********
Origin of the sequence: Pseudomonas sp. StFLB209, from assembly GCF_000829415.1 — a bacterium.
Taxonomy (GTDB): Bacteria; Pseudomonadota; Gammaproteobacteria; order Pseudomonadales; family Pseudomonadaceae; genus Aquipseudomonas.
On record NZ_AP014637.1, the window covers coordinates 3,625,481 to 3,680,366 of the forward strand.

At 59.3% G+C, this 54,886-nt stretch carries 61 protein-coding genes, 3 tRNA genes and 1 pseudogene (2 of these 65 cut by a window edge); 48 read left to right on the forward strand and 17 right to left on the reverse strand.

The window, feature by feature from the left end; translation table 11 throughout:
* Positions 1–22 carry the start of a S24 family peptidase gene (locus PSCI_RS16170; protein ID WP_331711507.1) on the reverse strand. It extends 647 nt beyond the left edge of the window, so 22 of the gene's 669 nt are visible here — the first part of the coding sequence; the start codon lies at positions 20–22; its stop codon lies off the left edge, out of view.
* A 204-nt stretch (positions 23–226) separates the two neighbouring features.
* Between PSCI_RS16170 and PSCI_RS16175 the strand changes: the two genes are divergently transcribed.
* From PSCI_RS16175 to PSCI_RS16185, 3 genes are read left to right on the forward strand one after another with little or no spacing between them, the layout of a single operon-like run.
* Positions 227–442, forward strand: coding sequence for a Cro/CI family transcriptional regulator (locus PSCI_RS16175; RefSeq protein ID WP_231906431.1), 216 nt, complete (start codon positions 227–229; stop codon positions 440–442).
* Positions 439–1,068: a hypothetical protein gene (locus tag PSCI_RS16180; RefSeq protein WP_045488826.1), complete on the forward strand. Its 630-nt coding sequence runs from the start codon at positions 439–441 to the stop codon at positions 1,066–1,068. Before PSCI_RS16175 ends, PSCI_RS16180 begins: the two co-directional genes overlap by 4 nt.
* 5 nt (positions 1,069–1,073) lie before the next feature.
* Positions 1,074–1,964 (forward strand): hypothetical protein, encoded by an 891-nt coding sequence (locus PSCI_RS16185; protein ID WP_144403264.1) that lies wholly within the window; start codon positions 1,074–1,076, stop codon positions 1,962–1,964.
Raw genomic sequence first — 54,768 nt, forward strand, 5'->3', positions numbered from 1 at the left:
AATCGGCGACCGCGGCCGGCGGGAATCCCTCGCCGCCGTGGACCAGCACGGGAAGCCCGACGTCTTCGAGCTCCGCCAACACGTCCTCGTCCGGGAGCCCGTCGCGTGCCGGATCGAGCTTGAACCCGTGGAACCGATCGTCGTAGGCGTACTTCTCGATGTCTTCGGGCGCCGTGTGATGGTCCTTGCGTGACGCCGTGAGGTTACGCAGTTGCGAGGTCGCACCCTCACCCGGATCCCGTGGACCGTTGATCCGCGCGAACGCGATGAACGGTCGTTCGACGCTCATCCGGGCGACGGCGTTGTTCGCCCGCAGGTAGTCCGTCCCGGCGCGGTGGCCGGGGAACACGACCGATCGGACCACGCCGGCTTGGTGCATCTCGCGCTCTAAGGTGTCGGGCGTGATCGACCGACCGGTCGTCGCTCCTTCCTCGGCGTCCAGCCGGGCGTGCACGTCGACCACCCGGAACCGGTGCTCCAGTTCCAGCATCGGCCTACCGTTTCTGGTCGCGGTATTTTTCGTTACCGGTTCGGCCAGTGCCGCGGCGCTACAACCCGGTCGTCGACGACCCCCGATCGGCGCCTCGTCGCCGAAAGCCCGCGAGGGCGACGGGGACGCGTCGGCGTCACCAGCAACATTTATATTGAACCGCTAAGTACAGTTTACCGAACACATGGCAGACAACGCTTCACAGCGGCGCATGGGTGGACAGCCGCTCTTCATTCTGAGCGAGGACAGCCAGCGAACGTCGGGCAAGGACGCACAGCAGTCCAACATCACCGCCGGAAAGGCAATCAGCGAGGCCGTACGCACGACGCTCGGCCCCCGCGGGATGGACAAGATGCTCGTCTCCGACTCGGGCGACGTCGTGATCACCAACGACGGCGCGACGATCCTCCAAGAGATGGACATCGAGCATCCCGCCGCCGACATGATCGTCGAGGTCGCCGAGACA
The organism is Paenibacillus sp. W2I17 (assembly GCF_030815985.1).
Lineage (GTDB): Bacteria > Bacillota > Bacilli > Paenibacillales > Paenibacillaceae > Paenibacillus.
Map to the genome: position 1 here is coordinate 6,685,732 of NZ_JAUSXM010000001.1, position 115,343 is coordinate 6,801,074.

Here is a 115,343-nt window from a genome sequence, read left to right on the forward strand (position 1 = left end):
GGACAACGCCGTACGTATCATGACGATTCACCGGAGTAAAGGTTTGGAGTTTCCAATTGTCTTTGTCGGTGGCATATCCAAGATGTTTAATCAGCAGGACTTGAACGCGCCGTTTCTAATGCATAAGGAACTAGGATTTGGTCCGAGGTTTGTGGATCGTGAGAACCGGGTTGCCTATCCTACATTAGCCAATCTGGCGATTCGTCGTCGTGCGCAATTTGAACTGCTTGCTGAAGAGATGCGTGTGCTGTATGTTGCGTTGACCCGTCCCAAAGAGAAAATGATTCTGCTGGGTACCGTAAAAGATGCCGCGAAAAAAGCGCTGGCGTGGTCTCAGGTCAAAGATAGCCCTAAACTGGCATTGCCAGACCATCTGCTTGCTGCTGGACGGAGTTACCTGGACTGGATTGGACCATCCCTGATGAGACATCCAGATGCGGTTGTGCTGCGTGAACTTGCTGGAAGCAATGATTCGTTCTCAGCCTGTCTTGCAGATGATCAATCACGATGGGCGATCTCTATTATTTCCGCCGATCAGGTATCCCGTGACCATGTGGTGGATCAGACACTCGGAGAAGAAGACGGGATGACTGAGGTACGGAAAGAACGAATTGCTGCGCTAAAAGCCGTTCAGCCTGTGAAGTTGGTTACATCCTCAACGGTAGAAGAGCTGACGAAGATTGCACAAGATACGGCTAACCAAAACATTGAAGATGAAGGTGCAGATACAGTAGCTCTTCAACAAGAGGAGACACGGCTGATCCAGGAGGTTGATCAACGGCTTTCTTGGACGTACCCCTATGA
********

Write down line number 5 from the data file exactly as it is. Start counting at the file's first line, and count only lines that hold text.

The window, feature by feature from the left end; translation table 11 throughout: